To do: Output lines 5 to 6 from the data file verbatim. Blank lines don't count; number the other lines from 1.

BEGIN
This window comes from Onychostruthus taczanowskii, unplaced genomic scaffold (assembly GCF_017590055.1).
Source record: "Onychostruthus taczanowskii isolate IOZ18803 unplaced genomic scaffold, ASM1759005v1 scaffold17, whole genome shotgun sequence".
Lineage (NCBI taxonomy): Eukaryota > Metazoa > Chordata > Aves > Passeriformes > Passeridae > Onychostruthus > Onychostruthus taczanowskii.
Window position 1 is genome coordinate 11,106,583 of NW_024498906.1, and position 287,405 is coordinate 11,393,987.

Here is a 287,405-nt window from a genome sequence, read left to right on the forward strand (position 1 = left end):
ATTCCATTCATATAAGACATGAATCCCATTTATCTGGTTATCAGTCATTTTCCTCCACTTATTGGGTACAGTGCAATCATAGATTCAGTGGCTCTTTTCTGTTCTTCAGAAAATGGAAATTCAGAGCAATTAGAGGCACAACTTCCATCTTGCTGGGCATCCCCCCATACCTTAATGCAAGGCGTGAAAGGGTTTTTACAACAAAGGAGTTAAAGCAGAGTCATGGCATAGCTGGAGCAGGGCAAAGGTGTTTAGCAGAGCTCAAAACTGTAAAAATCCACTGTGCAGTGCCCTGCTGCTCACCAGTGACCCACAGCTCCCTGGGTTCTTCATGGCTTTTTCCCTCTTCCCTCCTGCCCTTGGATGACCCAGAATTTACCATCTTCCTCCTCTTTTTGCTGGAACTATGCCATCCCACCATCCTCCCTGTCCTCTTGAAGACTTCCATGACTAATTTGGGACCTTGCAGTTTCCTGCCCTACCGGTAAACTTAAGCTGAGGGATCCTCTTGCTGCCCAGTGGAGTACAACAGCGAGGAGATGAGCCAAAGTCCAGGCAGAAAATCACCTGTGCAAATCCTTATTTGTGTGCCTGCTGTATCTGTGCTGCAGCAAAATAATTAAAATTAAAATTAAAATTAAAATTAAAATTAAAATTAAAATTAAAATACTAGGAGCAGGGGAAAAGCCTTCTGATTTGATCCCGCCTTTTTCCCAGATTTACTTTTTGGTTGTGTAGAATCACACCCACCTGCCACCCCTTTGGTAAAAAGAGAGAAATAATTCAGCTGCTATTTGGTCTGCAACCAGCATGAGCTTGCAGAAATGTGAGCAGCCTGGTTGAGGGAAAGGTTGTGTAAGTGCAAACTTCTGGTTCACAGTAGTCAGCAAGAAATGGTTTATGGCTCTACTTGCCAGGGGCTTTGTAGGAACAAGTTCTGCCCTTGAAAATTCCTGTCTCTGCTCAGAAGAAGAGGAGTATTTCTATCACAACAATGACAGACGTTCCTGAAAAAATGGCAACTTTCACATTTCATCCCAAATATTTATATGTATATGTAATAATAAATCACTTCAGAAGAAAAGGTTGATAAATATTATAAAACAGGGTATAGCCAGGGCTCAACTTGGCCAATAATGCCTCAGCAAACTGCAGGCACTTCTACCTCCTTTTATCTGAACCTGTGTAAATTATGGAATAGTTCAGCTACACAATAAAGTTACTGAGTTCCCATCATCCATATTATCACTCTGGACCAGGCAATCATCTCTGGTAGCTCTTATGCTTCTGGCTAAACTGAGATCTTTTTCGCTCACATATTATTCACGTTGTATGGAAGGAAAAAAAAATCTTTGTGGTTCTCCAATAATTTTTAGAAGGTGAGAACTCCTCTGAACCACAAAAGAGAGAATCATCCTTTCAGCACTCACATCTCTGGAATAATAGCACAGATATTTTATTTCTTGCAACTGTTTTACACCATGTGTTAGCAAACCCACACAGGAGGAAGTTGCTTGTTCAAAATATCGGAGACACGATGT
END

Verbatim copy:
Here is a 287,405-nt window from a genome sequence, read left to right on the forward strand (position 1 = left end):
ATTCCATTCATATAAGACATGAATCCCATTTATCTGGTTATCAGTCATTTTCCTCCACTTATTGGGTACAGTGCAATCATAGATTCAGTGGCTCTTTTCTGTTCTTCAGAAAATGGAAATTCAGAGCAATTAGAGGCACAACTTCCATCTTGCTGGGCATCCCCCCATACCTTAATGCAAGGCGTGAAAGGGTTTTTACAACAAAGGAGTTAAAGCAGAGTCATGGCATAGCTGGAGCAGGGCAAAGGTGTTTAGCAGAGCTCAAAACTGTAAAAATCCACTGTGCAGTGCCCTGCTGCTCACCAGTGACCCACAGCTCCCTGGGTTCTTCATGGCTTTTTCCCTCTTCCCTCCTGCCCTTGGATGACCCAGAATTTACCATCTTCCTCCTCTTTTTGCTGGAACTATGCCATCCCACCATCCTCCCTGTCCTCTTGAAGACTTCCATGACTAATTTGGGACCTTGCAGTTTCCTGCCCTACCGGTAAACTTAAGCTGAGGGATCCTCTTGCTGCCCAGTGGAGTACAACAGCGAGGAGATGAGCCAAAGTCCAGGCAGAAAATCACCTGTGCAAATCCTTATTTGTGTGCCTGCTGTATCTGTGCTGCAGCAAAATAATTAAAATTAAAATTAAAATTAAAATTAAAATTAAAATTAAAATTAAAATACTAGGAGCAGGGGAAAAGCCTTCTGATTTGATCCCGCCTTTTTCCCAGATTTACTTTTTGGTTGTGTAGAATCACACCCACCTGCCACCCCTTTGGTAAAAAGAGAGAAATAATTCAGCTGCTATTTGGTCTGCAACCAGCATGAGCTTGCAGAAATGTGAGCAGCCTGGTTGAGGGAAAGGTTGTGTAAGTGCAAACTTCTGGTTCACAGTAGTCAGCAAGAAATGGTTTATGGCTCTACTTGCCAGGGGCTTTGTAGGAACAAGTTCTGCCCTTGAAAATTCCTGTCTCTGCTCAGAAGAAGAGGAGTATTTCTATCACAACAATGACAGACGTTCCTGAAAAAATGGCAACTTTCACATTTCATCCCAAATATTTATATGTATATGTAATAATAAATCACTTCAGAAGAAAAGGTTGATAAATATTATAAAACAGGGTATAGCCAGGGCTCAACTTGGCCAATAATGCCTCAGCAAACTGCAGGCACTTCTACCTCCTTTTATCTGAACCTGTGTAAATTATGGAATAGTTCAGCTACACAATAAAGTTACTGAGTTCCCATCATCCATATTATCACTCTGGACCAGGCAATCATCTCTGGTAGCTCTTATGCTTCTGGCTAAACTGAGATCTTTTTCGCTCACATATTATTCACGTTGTATGGAAGGAAAAAAAAATCTTTGTGGTTCTCCAATAATTTTTAGAAGGTGAGAACTCCTCTGAACCACAAAAGAGAGAATCATCCTTTCAGCACTCACATCTCTGGAATAATAGCACAGATATTTTATTTCTTGCAACTGTTTTACACCATGTGTTAGCAAACCCACACAGGAGGAAGTTGCTTGTTCAAAATATCGGAGACACGATGT